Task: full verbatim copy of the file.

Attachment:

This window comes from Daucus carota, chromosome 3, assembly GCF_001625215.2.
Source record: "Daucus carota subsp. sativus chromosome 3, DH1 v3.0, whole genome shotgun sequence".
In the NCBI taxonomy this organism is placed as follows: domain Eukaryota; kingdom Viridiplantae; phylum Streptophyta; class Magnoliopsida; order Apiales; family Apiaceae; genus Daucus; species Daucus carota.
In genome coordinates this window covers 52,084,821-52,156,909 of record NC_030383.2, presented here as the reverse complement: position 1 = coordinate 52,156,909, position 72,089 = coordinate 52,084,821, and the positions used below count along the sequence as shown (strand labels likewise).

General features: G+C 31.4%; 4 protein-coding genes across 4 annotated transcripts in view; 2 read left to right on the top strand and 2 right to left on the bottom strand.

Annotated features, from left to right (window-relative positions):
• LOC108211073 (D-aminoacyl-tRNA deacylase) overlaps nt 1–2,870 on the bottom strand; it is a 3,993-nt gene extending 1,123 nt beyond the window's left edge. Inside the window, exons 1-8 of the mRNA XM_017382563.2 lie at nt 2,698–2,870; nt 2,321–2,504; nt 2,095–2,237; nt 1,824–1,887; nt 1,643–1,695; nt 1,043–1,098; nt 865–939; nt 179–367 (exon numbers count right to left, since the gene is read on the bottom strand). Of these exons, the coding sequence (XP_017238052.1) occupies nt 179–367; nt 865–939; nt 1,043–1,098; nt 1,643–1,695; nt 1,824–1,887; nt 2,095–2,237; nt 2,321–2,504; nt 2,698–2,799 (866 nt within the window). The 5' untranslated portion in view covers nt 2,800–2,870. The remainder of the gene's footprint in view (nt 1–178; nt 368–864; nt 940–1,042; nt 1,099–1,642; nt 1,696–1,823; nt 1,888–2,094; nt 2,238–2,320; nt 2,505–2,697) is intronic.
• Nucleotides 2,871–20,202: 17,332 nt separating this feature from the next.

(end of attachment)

This window comes from Daucus carota, chromosome 3, assembly GCF_001625215.2.
Source record: "Daucus carota subsp. sativus chromosome 3, DH1 v3.0, whole genome shotgun sequence".
In the NCBI taxonomy this organism is placed as follows: domain Eukaryota; kingdom Viridiplantae; phylum Streptophyta; class Magnoliopsida; order Apiales; family Apiaceae; genus Daucus; species Daucus carota.
In genome coordinates this window covers 52,084,821-52,156,909 of record NC_030383.2, presented here as the reverse complement: position 1 = coordinate 52,156,909, position 72,089 = coordinate 52,084,821, and the positions used below count along the sequence as shown (strand labels likewise).

General features: G+C 31.4%; 4 protein-coding genes across 4 annotated transcripts in view; 2 read left to right on the top strand and 2 right to left on the bottom strand.

Annotated features, from left to right (window-relative positions):
• LOC108211073 (D-aminoacyl-tRNA deacylase) overlaps nt 1–2,870 on the bottom strand; it is a 3,993-nt gene extending 1,123 nt beyond the window's left edge. Inside the window, exons 1-8 of the mRNA XM_017382563.2 lie at nt 2,698–2,870; nt 2,321–2,504; nt 2,095–2,237; nt 1,824–1,887; nt 1,643–1,695; nt 1,043–1,098; nt 865–939; nt 179–367 (exon numbers count right to left, since the gene is read on the bottom strand). Of these exons, the coding sequence (XP_017238052.1) occupies nt 179–367; nt 865–939; nt 1,043–1,098; nt 1,643–1,695; nt 1,824–1,887; nt 2,095–2,237; nt 2,321–2,504; nt 2,698–2,799 (866 nt within the window). The 5' untranslated portion in view covers nt 2,800–2,870. The remainder of the gene's footprint in view (nt 1–178; nt 368–864; nt 940–1,042; nt 1,099–1,642; nt 1,696–1,823; nt 1,888–2,094; nt 2,238–2,320; nt 2,505–2,697) is intronic.
• Nucleotides 2,871–20,202: 17,332 nt separating this feature from the next.